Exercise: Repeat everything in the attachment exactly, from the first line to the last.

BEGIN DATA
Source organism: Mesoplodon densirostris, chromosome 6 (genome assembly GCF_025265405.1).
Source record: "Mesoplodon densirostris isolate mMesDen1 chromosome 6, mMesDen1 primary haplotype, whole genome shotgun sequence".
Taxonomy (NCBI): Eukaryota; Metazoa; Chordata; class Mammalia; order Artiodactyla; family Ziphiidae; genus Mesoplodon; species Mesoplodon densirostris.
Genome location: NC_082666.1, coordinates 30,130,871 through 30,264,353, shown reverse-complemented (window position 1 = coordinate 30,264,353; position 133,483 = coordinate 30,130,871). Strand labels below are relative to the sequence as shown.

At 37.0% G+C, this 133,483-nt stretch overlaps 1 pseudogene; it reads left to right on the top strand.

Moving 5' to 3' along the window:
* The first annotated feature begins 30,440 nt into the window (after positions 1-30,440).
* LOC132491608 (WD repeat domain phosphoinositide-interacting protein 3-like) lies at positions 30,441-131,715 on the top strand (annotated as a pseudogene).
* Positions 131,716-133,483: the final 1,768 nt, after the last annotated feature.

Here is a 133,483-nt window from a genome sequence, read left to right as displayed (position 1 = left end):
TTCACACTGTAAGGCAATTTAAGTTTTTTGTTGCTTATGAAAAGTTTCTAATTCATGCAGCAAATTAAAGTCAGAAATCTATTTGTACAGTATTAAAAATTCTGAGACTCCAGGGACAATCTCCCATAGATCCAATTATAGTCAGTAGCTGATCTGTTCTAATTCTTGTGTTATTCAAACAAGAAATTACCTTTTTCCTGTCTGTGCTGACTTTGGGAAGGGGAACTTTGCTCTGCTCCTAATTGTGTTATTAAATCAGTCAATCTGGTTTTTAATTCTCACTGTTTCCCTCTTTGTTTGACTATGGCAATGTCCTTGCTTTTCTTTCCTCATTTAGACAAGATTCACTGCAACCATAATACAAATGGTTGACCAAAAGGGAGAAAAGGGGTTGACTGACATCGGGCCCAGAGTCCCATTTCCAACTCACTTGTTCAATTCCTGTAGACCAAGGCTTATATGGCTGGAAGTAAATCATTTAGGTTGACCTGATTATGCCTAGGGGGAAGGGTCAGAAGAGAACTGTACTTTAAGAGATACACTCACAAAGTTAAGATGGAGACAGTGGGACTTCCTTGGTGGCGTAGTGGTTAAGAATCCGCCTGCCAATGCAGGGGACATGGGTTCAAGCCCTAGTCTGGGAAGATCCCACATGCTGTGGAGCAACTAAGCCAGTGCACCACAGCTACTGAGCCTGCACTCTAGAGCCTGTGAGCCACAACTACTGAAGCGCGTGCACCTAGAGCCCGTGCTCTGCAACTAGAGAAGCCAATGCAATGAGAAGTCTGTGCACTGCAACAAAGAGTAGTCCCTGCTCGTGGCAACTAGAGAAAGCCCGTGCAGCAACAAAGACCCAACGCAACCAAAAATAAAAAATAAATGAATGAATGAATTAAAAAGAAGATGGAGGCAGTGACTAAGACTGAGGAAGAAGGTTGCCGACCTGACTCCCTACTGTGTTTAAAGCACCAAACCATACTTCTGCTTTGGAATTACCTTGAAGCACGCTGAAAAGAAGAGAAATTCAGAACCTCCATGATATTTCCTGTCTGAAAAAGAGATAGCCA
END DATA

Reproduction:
Source organism: Mesoplodon densirostris, chromosome 6 (genome assembly GCF_025265405.1).
Source record: "Mesoplodon densirostris isolate mMesDen1 chromosome 6, mMesDen1 primary haplotype, whole genome shotgun sequence".
Taxonomy (NCBI): Eukaryota; Metazoa; Chordata; class Mammalia; order Artiodactyla; family Ziphiidae; genus Mesoplodon; species Mesoplodon densirostris.
Genome location: NC_082666.1, coordinates 30,130,871 through 30,264,353, shown reverse-complemented (window position 1 = coordinate 30,264,353; position 133,483 = coordinate 30,130,871). Strand labels below are relative to the sequence as shown.

At 37.0% G+C, this 133,483-nt stretch overlaps 1 pseudogene; it reads left to right on the top strand.

Moving 5' to 3' along the window:
* The first annotated feature begins 30,440 nt into the window (after positions 1-30,440).
* LOC132491608 (WD repeat domain phosphoinositide-interacting protein 3-like) lies at positions 30,441-131,715 on the top strand (annotated as a pseudogene).
* Positions 131,716-133,483: the final 1,768 nt, after the last annotated feature.

Here is a 133,483-nt window from a genome sequence, read left to right as displayed (position 1 = left end):
TTCACACTGTAAGGCAATTTAAGTTTTTTGTTGCTTATGAAAAGTTTCTAATTCATGCAGCAAATTAAAGTCAGAAATCTATTTGTACAGTATTAAAAATTCTGAGACTCCAGGGACAATCTCCCATAGATCCAATTATAGTCAGTAGCTGATCTGTTCTAATTCTTGTGTTATTCAAACAAGAAATTACCTTTTTCCTGTCTGTGCTGACTTTGGGAAGGGGAACTTTGCTCTGCTCCTAATTGTGTTATTAAATCAGTCAATCTGGTTTTTAATTCTCACTGTTTCCCTCTTTGTTTGACTATGGCAATGTCCTTGCTTTTCTTTCCTCATTTAGACAAGATTCACTGCAACCATAATACAAATGGTTGACCAAAAGGGAGAAAAGGGGTTGACTGACATCGGGCCCAGAGTCCCATTTCCAACTCACTTGTTCAATTCCTGTAGACCAAGGCTTATATGGCTGGAAGTAAATCATTTAGGTTGACCTGATTATGCCTAGGGGGAAGGGTCAGAAGAGAACTGTACTTTAAGAGATACACTCACAAAGTTAAGATGGAGACAGTGGGACTTCCTTGGTGGCGTAGTGGTTAAGAATCCGCCTGCCAATGCAGGGGACATGGGTTCAAGCCCTAGTCTGGGAAGATCCCACATGCTGTGGAGCAACTAAGCCAGTGCACCACAGCTACTGAGCCTGCACTCTAGAGCCTGTGAGCCACAACTACTGAAGCGCGTGCACCTAGAGCCCGTGCTCTGCAACTAGAGAAGCCAATGCAATGAGAAGTCTGTGCACTGCAACAAAGAGTAGTCCCTGCTCGTGGCAACTAGAGAAAGCCCGTGCAGCAACAAAGACCCAACGCAACCAAAAATAAAAAATAAATGAATGAATGAATTAAAAAGAAGATGGAGGCAGTGACTAAGACTGAGGAAGAAGGTTGCCGACCTGACTCCCTACTGTGTTTAAAGCACCAAACCATACTTCTGCTTTGGAATTACCTTGAAGCACGCTGAAAAGAAGAGAAATTCAGAACCTCCATGATATTTCCTGTCTGAAAAAGAGATAGCCA